Neutrinos in Neutron Star Merger Simulations
Francois Foucart (University of New Hampshire)
April 03, 2023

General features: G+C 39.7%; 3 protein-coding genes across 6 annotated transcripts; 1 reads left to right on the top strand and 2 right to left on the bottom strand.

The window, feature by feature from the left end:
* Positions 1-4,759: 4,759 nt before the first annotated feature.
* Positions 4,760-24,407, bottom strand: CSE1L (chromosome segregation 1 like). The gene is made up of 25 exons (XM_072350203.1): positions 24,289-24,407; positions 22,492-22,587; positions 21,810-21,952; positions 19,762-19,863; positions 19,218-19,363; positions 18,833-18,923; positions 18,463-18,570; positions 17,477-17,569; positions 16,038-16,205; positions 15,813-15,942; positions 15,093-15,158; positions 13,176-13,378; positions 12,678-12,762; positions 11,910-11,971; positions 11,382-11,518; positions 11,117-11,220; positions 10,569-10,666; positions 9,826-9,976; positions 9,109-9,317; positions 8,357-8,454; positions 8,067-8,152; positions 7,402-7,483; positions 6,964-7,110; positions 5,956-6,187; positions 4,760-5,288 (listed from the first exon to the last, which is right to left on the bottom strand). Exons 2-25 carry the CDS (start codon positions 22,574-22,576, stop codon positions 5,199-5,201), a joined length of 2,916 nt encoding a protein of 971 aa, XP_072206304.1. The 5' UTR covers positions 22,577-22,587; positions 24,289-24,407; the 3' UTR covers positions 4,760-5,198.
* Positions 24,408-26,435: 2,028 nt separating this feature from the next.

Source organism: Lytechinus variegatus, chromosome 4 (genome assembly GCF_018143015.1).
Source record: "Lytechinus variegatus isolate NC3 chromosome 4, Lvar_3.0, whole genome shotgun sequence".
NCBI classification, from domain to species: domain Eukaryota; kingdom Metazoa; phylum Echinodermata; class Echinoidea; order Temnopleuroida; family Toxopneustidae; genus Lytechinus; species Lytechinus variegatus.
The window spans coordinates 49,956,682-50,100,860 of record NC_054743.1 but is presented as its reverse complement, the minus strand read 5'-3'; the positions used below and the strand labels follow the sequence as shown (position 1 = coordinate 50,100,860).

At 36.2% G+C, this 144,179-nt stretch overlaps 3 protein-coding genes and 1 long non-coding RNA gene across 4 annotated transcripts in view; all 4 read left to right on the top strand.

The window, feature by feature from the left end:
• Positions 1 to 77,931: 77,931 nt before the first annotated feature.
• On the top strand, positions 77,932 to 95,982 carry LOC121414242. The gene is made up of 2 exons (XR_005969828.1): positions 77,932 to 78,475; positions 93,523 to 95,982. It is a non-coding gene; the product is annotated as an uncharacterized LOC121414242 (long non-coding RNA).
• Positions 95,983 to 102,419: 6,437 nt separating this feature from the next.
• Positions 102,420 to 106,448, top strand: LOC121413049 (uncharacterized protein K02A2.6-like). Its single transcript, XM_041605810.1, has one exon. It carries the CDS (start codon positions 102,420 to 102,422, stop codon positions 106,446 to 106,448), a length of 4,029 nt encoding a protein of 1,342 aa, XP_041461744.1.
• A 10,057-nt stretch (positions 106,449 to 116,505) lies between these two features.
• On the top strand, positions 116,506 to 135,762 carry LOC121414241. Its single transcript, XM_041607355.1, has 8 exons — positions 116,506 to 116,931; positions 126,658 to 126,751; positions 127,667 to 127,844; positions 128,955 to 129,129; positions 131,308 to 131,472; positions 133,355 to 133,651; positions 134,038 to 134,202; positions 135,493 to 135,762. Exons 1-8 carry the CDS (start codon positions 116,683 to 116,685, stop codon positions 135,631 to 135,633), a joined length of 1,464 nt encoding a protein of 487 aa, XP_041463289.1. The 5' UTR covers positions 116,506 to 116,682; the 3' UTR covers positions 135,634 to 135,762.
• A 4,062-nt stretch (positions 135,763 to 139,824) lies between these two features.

Abstract: Mergers of compact objects such as black holes and neutron stars have recently risen as remarkable astrophysical laboratories to test the laws of physics in extreme environments. From the gravitational waves and electromagnetic signals produced by these events, we can learn about the unknown properties of dense neutron rich matter, study the laws of gravity and the expansion of the Universe, or attempt to constrain the origin of the heavy nuclei observed on Earth today. Neutron star mergers are however complex non-linear systems that can only be truly understood through costly numerical simulations modeling general relativity, relativistic magnetohydrodynamics, neutrino transport, and maybe even out-of-equilibrium nuclear reaction. In this talk, I will provide a brief overview of the physics of these mergers and of our understanding of the matter outflows that they produce. I will then discuss the particular problem of general relativistic neutrino transport, and how modern simulations attempt to solve the high-dimensional equations of radiation transport at a reasonable computational cost.